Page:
Focused Energy & Affairs

Purple flower growing on crack street, soft focus, blank textIt’s tough being an adult. We all spend our lifetimes trying to become one, no matter what age. In couples’ therapy, people show up for a variety of reasons. In the early stages of therapy, couples tend to focus their energy on the other person’s faults. One or both people have to be woken from this dream of, “If only my spouse would__________, then we wouldn’t be here.”

Criticism, resentment and victim stories ruin relationships. The more energy one focuses on someone else’s faults, the more distance gets created, resulting in more criticism, resentment…and more unwanted distance.

Whatever we put our time and attention into will flourish. Whatever we neglect, avoid, ignore or criticize, will, at best, remain the same, but most often, withers and dies. Most couples in therapy for affair recovery discover that when they focus their attention and energy on their spouse, their relationship not only turns around, but often, flourishes. Two relationships cannot be maintained if one of those relationships is meant to be a committed one. Splitting energy between a triangle of three people leaves everyone hurting and deprived.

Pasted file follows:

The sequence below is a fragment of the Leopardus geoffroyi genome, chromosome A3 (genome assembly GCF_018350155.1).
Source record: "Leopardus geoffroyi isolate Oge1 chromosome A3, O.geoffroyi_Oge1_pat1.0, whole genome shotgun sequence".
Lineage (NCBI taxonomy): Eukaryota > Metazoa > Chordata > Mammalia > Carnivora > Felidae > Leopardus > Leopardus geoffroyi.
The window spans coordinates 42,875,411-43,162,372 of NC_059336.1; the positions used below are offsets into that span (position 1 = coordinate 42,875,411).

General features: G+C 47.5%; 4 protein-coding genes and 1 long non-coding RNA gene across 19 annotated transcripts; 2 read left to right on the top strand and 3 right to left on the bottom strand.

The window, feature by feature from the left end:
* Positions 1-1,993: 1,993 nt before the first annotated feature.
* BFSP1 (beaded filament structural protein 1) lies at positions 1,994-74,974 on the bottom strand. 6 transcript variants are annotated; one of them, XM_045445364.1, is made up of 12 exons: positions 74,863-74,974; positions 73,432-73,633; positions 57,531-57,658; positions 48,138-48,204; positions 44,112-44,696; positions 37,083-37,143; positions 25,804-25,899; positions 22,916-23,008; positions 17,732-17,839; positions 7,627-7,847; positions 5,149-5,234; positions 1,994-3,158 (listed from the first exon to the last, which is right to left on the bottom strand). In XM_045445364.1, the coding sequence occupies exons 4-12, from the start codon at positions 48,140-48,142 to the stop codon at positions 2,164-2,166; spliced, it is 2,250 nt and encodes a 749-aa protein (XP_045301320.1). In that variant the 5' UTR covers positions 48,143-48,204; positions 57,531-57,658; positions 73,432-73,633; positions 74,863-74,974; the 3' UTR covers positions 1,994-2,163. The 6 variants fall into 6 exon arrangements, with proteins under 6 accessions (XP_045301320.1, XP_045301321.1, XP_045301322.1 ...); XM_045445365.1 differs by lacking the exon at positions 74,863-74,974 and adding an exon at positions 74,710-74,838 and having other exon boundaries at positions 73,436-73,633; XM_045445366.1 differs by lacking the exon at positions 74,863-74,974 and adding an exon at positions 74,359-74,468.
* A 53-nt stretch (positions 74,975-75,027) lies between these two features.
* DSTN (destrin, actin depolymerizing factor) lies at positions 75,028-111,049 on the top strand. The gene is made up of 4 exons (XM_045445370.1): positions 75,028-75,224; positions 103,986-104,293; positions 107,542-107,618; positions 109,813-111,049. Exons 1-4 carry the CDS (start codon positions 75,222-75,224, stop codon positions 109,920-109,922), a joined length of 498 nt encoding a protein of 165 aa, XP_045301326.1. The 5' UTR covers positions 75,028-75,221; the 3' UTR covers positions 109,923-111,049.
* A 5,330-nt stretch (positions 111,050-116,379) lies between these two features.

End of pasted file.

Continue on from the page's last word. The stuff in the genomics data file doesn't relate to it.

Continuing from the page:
All of us have to tackle tough issues if we want to experience mature, deeply satisfying relationships. Focusing energy, whether consciously or not, among superficial habits won’t get you there. Having guts will. It takes guts to face problems. Sure, anyone can numb out or have an affair, avoid, and pretend; but it takes guts to face a situation that isn’t working and have a mature conversation about it.

Couples who can’t find the courage to resolve their issues, (which began long before they even met), may decide to divorce and remarry, while continuing to feel like they were victimized in the previous marriage. The sad reality is that most find themselves in a very similar situation only with a new partner. (An exception here is if one person has been working hard in therapy but has an unworkable partner).

Some important questions to ask yourself:

What would you like to experience in your relationship?

What have you been doing to create those experiences?

Where do you focus most of your energy?

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